It lacks charm and wit, warmth and satisfaction. The storytelling is poor. There is little detection.
Therefore this three-episoder has nothing to do with Christie's famous Poirot novel of the same title. Worst of all, Poirot's character was given an entirely different backstory to that Christie had given him. None of the other characters were what they were in Christie's novel either.
So, the question is, why bother calling it Poirot at all?
I ask, because, so changing up Christie's book and characters interfered with experiencing the ABC Murders and Malkovich's performance as the aging Belgian detective still living in England after seeking asylum from WWI so long ago, in any fair and objective manner.
As a viewer I'm attracted to watch this because of Agatha Christie and her character, Poirot. Whether that is fair of me as a viewer or not, is beside the point because "Christie" and "Poirot" are how the production is advertised and presented, so thus we viewers are going to have some expectations derived from both-- none of which are met.
This is most unfair to Malkovich, one thinks, who is giving his best to be the best Poirot he can be, but he's never Poirot as many generations of readers and watchers of the very many adaptations of his detecting have come to know him.
|The John Mslkovich Poirot is so dark that he might as well be Tom Hardy's James Keziah Delaney, in BBCI's Taboo (2017).|
Malkovich faced a very difficult proposition taking on the role of Poirot in the first place. But changing up the plot, the characters and Poirot's character itself gave him a nearly insurmountable challenge to engage the viewer. That Poirot has aged, become sad, without optimism, and again fearful of a future overrun by Germans and racism is understandable and certainly can be, and has been, done -- notably the David Suchet Poirot of The Orient Express, in which his recognition of the global anti-semitism flowing out of Germany enrages and terrifies him.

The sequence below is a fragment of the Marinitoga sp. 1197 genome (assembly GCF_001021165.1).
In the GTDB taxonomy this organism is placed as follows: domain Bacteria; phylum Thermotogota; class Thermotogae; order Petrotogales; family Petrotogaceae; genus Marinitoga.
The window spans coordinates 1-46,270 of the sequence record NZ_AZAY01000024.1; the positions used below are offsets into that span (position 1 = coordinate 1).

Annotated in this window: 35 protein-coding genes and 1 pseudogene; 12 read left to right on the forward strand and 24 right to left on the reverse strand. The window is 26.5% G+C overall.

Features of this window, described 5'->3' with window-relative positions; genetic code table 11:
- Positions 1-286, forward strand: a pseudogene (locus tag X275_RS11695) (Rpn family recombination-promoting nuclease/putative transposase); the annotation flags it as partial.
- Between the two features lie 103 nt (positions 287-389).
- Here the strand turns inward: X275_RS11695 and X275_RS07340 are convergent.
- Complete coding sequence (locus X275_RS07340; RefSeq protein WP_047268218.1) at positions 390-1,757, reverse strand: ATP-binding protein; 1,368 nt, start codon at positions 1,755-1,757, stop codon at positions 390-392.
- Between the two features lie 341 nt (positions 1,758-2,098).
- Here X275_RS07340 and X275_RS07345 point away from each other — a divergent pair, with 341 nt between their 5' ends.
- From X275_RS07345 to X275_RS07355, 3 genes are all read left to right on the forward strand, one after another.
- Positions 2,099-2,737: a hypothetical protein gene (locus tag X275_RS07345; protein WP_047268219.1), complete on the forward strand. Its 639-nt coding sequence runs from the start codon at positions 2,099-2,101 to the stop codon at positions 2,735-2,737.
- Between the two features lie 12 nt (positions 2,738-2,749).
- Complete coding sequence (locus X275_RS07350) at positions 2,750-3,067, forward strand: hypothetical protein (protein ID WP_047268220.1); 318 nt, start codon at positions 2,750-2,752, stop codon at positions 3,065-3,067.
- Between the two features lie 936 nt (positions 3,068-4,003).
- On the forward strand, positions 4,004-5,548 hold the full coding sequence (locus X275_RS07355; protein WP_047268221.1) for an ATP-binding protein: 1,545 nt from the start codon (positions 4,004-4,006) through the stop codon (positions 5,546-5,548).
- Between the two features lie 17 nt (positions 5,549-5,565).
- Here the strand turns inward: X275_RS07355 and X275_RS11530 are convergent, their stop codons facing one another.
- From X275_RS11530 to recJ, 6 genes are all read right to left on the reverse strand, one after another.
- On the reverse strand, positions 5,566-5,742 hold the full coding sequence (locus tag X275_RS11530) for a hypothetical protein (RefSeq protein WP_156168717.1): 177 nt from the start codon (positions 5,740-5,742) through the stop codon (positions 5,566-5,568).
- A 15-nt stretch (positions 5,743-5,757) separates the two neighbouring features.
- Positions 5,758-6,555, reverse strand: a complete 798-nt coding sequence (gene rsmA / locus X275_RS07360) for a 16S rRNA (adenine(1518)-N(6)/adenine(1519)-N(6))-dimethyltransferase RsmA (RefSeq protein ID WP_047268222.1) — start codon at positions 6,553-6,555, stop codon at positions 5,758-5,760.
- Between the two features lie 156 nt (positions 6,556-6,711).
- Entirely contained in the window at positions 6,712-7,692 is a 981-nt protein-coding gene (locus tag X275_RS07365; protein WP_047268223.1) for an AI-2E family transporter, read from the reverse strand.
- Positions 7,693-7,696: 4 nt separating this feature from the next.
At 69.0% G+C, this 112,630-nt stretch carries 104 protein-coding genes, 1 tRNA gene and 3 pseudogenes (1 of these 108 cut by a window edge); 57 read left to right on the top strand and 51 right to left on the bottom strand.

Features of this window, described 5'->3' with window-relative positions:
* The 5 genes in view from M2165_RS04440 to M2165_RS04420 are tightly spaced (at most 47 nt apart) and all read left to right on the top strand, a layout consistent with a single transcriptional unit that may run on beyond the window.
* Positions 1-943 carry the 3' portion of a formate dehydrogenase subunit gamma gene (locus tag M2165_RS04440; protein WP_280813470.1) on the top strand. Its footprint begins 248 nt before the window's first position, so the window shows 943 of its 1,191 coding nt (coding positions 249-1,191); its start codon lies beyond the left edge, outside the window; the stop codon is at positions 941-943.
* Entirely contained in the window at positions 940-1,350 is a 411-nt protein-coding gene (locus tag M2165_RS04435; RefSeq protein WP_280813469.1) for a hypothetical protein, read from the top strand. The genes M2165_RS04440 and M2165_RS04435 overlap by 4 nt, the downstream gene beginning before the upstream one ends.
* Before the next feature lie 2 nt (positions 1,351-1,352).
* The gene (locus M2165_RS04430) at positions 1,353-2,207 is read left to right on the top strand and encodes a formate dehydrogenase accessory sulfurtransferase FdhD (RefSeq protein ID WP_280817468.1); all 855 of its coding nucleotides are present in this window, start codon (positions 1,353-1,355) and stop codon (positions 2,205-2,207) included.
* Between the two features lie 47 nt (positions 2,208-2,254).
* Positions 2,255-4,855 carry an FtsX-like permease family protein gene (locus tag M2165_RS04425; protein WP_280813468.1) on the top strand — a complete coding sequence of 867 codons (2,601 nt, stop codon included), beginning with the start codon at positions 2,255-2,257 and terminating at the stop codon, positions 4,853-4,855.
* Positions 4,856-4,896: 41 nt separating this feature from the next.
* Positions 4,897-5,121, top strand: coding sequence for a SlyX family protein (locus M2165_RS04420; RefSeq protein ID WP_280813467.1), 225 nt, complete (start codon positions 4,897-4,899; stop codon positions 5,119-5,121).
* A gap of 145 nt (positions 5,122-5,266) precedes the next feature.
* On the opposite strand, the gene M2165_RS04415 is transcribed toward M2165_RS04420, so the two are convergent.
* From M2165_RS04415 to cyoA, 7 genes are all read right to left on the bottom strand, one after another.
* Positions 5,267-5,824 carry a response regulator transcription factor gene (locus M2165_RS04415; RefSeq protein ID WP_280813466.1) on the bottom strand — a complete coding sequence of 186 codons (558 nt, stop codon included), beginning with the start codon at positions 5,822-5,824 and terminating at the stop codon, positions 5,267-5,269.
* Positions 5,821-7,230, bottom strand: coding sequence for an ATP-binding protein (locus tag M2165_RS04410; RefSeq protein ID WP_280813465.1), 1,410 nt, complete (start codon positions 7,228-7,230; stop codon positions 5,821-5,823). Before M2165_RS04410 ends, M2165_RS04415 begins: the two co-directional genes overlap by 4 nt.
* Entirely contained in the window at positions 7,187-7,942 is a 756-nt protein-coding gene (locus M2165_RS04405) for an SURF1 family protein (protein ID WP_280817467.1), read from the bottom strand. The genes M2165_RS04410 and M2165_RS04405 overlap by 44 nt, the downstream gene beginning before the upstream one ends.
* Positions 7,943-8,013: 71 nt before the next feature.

|The flag of the British Union of Fascists, known as the "Union Banner"|
This aspect of this production of The ABC Murders is the best element. This is 1933; we see posters everywhere demanding 'aliens' be expelled; casual bigotry is expressed by many of the characters; Poirot himself is harassed by a gang of kids for being a foreigner; various figures are shown wearing the flash and circle pins in support of the Brits' fascist parties. This also addresses current conditions in Britain today.
Here, the focus is on the psychology of everyone, including Poirot, not on the plot of detecting, which is not Christie's way. So Malkovich is reduced to playing Poirot as sad and pathetic, mourning his lost glory days of hosting "Murder Games" in the homes of decadent aristocrats -- anyone who knows Poirot knows that the very idea of the "Murder Game" outraged him. Poirot has always taken murder of anyone as a sin as well as a crime, that he must put as right as can be by revealing the identity of the murderer.
So yes. Everything about this Poirot is wrong, beginning with Poirot. Evidently the entire point of the murders in this tale is to rejuvenate Poirot as a man and as a reputation -- not to balance the scales of justice that have been put out by the shedding of blood.
I would not recommend watching this unless thoroughly unacquainted with either Christie's novels or any other interpretation of Poirot on screen (and there are many).
|David Suchet as Poirot in the ITV adaptation of Murder on the Orient Express (2010) This is toward the end of the series, when Poirot's and the whole world's milieu was getting darker. Yet, see? there is still some sun.|